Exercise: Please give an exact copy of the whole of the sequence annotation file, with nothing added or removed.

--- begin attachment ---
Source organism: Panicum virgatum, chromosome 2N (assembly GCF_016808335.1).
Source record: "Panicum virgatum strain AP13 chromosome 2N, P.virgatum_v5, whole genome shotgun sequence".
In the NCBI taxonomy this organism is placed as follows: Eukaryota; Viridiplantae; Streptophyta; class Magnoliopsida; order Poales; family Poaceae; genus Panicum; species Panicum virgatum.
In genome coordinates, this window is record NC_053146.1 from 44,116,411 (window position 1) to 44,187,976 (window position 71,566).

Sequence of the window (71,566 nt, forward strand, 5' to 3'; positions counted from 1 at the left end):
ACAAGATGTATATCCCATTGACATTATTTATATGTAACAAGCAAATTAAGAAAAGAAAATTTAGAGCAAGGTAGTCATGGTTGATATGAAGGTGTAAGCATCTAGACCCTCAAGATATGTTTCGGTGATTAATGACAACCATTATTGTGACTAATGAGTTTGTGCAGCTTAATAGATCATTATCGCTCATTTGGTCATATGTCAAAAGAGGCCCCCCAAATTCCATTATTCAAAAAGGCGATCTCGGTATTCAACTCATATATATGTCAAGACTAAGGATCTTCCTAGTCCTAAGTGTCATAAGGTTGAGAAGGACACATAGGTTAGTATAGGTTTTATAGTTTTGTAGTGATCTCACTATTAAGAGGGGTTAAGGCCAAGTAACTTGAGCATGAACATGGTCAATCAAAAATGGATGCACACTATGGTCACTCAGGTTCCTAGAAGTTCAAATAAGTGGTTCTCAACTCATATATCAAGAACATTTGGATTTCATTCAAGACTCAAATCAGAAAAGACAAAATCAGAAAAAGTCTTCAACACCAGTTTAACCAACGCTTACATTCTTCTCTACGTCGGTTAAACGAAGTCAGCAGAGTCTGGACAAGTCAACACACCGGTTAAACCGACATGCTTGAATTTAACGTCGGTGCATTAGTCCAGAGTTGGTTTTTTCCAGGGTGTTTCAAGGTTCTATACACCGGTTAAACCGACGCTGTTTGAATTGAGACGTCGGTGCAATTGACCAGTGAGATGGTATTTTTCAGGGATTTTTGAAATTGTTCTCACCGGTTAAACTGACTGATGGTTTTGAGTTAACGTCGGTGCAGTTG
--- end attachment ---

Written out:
Source organism: Panicum virgatum, chromosome 2N (assembly GCF_016808335.1).
Source record: "Panicum virgatum strain AP13 chromosome 2N, P.virgatum_v5, whole genome shotgun sequence".
In the NCBI taxonomy this organism is placed as follows: Eukaryota; Viridiplantae; Streptophyta; class Magnoliopsida; order Poales; family Poaceae; genus Panicum; species Panicum virgatum.
In genome coordinates, this window is record NC_053146.1 from 44,116,411 (window position 1) to 44,187,976 (window position 71,566).

Sequence of the window (71,566 nt, forward strand, 5' to 3'; positions counted from 1 at the left end):
ACAAGATGTATATCCCATTGACATTATTTATATGTAACAAGCAAATTAAGAAAAGAAAATTTAGAGCAAGGTAGTCATGGTTGATATGAAGGTGTAAGCATCTAGACCCTCAAGATATGTTTCGGTGATTAATGACAACCATTATTGTGACTAATGAGTTTGTGCAGCTTAATAGATCATTATCGCTCATTTGGTCATATGTCAAAAGAGGCCCCCCAAATTCCATTATTCAAAAAGGCGATCTCGGTATTCAACTCATATATATGTCAAGACTAAGGATCTTCCTAGTCCTAAGTGTCATAAGGTTGAGAAGGACACATAGGTTAGTATAGGTTTTATAGTTTTGTAGTGATCTCACTATTAAGAGGGGTTAAGGCCAAGTAACTTGAGCATGAACATGGTCAATCAAAAATGGATGCACACTATGGTCACTCAGGTTCCTAGAAGTTCAAATAAGTGGTTCTCAACTCATATATCAAGAACATTTGGATTTCATTCAAGACTCAAATCAGAAAAGACAAAATCAGAAAAAGTCTTCAACACCAGTTTAACCAACGCTTACATTCTTCTCTACGTCGGTTAAACGAAGTCAGCAGAGTCTGGACAAGTCAACACACCGGTTAAACCGACATGCTTGAATTTAACGTCGGTGCATTAGTCCAGAGTTGGTTTTTTCCAGGGTGTTTCAAGGTTCTATACACCGGTTAAACCGACGCTGTTTGAATTGAGACGTCGGTGCAATTGACCAGTGAGATGGTATTTTTCAGGGATTTTTGAAATTGTTCTCACCGGTTAAACTGACTGATGGTTTTGAGTTAACGTCGGTGCAGTTG